(Adapted from the U.S. Army Survival Manual)
As a survivor, you must get your rescuers attention
first, and second, send a message your rescuer understands. Some
attention-getters are man-made geometric patterns such as straight
lines, circles, triangles, or Xs displayed in uninhabited
areas; a large fire or flash of light; a large, bright object
moving slowly; or contrast, whether from color or shadows.
Find the largest available clear and flat area on the highest
possible terrain. Use as obvious a signal as you can create.
Whatever signaling technique or device you plan to use, know
how to use it and be ready to put it into operation on short
notice. If possible, avoid using signals or signaling techniques
that can physically endanger you.
MEANS FOR SIGNALING
There are two main ways to get attention or to communicate
- visual and audio. The means you use will depend on your situation
and the material you have available. Whatever the means, always
have visual and audio signals ready for use.
During darkness, fire is the most effective visual means for
signaling. Build three fires in a triangle (the international
distress signal) or in a straight line with about 25 meters between
the fires. Build them as soon as time and the situation permit
and protect them until you need them. If you are alone, maintaining
three fires may be difficult. If so, maintain one signal fire.
When constructing signal fires, consider your geographic location.
If in a snow-covered area, you may have to clear the ground of
snow or make a platform on which to build the fire so that melting
snow will not extinguish it.
A burning tree (tree torch) is another way to attract attention.
You can set pitch-bearing trees afire, even when green. You can
get other types of trees to burn by placing dry wood in the lower
branches and igniting it so that the flames flare up and ignite
the foliage. Before the primary tree is consumed, cut and add
more small green trees to the fire to produce more smoke. Always
select an isolated tree so that you do not start a forest fire
and endanger yourself.
During daylight, build a smoky fires to gain attention. The
international distress signal is three columns of smoke. Try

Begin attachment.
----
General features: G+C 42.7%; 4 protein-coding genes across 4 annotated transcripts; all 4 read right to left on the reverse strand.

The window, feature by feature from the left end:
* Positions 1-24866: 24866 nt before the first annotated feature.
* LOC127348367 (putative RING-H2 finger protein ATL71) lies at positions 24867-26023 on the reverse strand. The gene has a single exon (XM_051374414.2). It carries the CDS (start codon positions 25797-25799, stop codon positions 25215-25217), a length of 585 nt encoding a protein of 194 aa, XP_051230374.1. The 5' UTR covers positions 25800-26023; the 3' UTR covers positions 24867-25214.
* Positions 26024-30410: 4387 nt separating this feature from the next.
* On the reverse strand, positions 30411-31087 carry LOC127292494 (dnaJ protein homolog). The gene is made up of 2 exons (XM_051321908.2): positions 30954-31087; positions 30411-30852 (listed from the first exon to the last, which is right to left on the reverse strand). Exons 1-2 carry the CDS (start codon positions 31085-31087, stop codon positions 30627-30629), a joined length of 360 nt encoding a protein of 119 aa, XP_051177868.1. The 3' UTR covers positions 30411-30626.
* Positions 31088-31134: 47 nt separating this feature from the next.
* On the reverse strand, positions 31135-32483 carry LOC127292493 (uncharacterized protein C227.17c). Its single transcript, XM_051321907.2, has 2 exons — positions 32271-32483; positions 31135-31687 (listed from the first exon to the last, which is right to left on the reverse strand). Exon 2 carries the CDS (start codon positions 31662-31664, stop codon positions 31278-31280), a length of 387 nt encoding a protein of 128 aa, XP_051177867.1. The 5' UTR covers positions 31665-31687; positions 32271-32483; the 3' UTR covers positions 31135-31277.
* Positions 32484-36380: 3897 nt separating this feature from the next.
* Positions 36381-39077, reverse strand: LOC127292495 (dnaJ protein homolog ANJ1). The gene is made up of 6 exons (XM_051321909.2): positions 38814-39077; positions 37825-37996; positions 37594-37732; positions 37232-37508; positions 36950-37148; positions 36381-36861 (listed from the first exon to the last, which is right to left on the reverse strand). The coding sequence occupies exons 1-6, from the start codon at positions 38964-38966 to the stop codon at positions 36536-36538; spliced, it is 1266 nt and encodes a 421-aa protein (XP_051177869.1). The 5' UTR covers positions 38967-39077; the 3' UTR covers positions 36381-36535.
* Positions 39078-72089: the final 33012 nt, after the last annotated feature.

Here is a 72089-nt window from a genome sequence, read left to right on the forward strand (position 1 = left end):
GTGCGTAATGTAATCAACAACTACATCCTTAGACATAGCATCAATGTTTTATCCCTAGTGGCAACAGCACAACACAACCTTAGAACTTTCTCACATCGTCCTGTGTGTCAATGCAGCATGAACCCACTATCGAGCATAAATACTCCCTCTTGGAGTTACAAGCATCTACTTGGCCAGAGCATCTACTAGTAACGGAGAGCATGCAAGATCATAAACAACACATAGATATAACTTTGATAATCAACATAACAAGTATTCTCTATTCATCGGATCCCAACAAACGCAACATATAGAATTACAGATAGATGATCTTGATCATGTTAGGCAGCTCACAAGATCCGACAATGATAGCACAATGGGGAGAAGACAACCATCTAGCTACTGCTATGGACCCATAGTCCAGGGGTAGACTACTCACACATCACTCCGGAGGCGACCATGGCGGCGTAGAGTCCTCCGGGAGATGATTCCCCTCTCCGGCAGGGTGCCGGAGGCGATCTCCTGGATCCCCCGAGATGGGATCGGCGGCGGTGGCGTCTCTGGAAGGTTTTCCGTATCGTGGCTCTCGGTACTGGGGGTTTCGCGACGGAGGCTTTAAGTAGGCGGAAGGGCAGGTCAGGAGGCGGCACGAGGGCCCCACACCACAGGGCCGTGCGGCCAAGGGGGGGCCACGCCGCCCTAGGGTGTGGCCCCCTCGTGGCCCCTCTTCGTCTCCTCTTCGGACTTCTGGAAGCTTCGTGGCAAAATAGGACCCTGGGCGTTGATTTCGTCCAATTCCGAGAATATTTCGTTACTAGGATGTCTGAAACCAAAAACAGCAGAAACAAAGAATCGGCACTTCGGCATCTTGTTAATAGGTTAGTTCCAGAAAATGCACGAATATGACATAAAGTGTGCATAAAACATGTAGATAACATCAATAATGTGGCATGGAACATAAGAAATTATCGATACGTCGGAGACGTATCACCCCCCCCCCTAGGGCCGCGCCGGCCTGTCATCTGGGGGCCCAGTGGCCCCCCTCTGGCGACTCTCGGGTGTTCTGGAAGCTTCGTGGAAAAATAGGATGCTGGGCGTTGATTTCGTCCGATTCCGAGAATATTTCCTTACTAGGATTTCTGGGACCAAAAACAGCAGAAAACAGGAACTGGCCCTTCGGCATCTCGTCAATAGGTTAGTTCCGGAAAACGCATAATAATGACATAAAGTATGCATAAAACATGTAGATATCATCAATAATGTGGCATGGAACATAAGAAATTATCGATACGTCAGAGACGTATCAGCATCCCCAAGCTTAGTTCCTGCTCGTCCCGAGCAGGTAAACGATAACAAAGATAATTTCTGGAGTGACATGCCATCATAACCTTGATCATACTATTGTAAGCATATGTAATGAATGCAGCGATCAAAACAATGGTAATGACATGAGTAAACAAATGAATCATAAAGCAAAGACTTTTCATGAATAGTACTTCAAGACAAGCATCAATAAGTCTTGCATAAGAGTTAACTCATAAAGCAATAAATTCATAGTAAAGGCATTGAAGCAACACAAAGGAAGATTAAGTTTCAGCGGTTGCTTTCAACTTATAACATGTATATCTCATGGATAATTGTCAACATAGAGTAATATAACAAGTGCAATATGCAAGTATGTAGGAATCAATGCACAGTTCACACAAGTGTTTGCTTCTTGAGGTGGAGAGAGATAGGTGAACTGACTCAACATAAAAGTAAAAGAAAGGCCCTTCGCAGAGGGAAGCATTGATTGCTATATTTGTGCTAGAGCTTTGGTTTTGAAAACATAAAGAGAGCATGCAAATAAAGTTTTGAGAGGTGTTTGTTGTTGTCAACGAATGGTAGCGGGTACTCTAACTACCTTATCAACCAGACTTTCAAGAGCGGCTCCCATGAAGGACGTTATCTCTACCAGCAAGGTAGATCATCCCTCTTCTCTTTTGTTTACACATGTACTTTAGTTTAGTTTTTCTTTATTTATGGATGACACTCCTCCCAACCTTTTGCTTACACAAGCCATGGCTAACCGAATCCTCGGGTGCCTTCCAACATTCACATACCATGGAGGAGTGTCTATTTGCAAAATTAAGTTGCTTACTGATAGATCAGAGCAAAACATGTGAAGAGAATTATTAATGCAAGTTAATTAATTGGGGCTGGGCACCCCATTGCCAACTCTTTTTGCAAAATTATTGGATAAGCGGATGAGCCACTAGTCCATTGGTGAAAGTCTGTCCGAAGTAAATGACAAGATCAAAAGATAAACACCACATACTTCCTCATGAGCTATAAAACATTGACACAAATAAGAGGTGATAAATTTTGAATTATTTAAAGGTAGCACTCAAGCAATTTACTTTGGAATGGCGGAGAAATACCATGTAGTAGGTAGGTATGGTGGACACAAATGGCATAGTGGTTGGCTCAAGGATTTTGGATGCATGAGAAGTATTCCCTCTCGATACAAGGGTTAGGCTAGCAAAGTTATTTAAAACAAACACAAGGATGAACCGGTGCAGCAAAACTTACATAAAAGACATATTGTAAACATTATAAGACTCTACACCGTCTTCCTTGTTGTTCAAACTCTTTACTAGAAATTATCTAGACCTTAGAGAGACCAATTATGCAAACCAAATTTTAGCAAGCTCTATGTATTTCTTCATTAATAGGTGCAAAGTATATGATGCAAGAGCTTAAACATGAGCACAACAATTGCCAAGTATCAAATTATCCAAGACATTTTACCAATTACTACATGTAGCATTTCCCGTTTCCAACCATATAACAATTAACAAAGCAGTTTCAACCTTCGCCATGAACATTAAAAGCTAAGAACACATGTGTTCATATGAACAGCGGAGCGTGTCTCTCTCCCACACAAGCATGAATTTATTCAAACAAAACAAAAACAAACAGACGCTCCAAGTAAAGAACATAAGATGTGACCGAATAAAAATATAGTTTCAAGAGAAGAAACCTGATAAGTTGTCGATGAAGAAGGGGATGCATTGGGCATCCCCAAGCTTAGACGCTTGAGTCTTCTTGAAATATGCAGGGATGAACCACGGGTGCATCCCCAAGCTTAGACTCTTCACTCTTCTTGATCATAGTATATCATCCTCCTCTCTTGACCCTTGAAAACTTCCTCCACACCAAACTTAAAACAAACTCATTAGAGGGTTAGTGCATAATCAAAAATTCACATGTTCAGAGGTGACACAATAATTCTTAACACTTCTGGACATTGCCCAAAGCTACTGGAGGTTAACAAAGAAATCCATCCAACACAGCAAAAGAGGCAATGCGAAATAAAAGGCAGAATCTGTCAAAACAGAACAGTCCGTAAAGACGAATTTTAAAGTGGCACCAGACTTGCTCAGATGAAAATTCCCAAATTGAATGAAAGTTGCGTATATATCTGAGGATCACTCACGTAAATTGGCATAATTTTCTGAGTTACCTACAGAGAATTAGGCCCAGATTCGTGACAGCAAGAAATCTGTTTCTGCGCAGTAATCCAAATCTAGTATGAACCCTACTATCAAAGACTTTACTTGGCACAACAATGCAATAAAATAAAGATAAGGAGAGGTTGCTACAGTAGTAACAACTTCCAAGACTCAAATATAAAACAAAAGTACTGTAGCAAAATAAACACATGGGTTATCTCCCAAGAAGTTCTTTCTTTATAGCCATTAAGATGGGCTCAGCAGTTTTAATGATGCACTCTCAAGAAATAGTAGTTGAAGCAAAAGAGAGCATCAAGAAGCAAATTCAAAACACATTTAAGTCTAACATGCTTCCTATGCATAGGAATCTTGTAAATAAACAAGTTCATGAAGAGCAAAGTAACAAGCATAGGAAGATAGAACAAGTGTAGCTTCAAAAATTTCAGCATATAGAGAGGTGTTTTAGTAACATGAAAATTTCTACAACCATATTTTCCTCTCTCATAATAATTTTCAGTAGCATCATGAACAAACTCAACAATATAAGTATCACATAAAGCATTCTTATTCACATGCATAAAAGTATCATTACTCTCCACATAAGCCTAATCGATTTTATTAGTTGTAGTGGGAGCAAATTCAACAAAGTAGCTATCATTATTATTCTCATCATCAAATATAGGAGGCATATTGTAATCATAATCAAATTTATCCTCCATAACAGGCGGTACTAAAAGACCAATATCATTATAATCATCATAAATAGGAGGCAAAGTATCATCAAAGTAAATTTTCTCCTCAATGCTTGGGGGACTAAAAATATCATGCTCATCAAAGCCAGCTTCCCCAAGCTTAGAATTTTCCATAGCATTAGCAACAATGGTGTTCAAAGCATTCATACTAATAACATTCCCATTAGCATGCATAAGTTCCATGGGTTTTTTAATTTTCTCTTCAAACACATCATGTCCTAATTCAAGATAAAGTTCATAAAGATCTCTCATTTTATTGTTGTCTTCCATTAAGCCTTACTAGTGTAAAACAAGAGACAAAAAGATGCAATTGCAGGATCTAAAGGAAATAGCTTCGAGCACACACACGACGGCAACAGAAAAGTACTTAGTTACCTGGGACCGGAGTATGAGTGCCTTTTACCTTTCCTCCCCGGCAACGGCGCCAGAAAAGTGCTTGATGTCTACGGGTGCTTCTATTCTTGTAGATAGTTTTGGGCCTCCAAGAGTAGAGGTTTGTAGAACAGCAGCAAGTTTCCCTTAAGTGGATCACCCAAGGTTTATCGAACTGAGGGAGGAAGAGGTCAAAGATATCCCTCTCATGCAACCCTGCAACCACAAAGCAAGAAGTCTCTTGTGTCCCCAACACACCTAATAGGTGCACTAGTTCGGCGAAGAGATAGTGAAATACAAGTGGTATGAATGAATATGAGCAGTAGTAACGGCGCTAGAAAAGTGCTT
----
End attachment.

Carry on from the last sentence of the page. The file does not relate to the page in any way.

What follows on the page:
to create a color of smoke that contrasts with the background;
dark smoke against a light background and vice versa. If you
practically smother a large fire with green leaves, moss, or
a little water, the fire will produce white smoke. If you add
rubber or oil-soaked rags to a fire, you will get black smoke.
In a desert environment, smoke hangs close to the ground,
but a pilot can spot it in open desert terrain.
Steve's Notes: People lost in the desert have been
found and saved by burning tires. They create a large volume
of black smoke that can be seen for miles.
Smoke signals are effective only on comparatively calm, clear
days. High winds, rain, or snow disperse smoke, lessening its
chances of being seen.
Mirrors or Shiny Objects
On a sunny day, a mirror is your best signaling device. If
you don't have a mirror, polish your canteen cup, your belt buckle,
or a similar object that will reflect the suns rays. Practice
using a mirror or shiny object for signaling now; do not wait
until you need it.
Haze, ground fog, and mirages may make it hard for a pilot
to spot signals from a flashing object. So, if possible, get
to the highest point in your area when signaling. If you can't
determine the aircrafts location, flash your signal in
the direction of the aircraft noise.
Note: Pilots have reported seeing mirror flashes up to 160
kilometers away under ideal conditions.
Figures 19-4 shows one method of aiming a signal mirror for
Flashlight or Strobe Light
At night you can use a flashlight or a strobe light to send
an SOS to an aircraft. When using a strobe light, take care to
prevent the pilot from mistaking it for incoming ground fire.
The strobe light flashes 60 times per minute. Some strobe lights
have infrared covers and lenses. Blue flash collimators are also
available for strobe lights.
Continue with Signaling
Techniques - Part Two.
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